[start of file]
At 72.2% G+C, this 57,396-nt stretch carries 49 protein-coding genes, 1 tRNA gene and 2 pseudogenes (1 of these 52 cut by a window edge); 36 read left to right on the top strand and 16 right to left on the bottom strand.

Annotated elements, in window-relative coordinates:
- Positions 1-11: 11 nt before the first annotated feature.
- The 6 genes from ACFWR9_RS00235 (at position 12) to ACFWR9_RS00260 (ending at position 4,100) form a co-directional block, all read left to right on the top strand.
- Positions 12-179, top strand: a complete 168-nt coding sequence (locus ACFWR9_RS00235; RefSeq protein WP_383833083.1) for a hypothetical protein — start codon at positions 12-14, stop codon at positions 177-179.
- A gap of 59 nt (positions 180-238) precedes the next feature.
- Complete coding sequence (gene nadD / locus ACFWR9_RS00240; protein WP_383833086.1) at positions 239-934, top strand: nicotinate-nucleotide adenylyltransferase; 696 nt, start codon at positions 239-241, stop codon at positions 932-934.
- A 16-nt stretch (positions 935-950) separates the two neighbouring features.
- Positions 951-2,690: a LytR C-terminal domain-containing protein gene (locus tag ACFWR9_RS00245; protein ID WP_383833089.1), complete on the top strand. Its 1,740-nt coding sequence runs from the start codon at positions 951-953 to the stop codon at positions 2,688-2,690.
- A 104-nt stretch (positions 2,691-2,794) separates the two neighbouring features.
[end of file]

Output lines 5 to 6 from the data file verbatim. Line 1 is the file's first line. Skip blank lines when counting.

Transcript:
- Positions 12-179, top strand: a complete 168-nt coding sequence (locus ACFWR9_RS00235; RefSeq protein WP_383833083.1) for a hypothetical protein — start codon at positions 12-14, stop codon at positions 177-179.
- A gap of 59 nt (positions 180-238) precedes the next feature.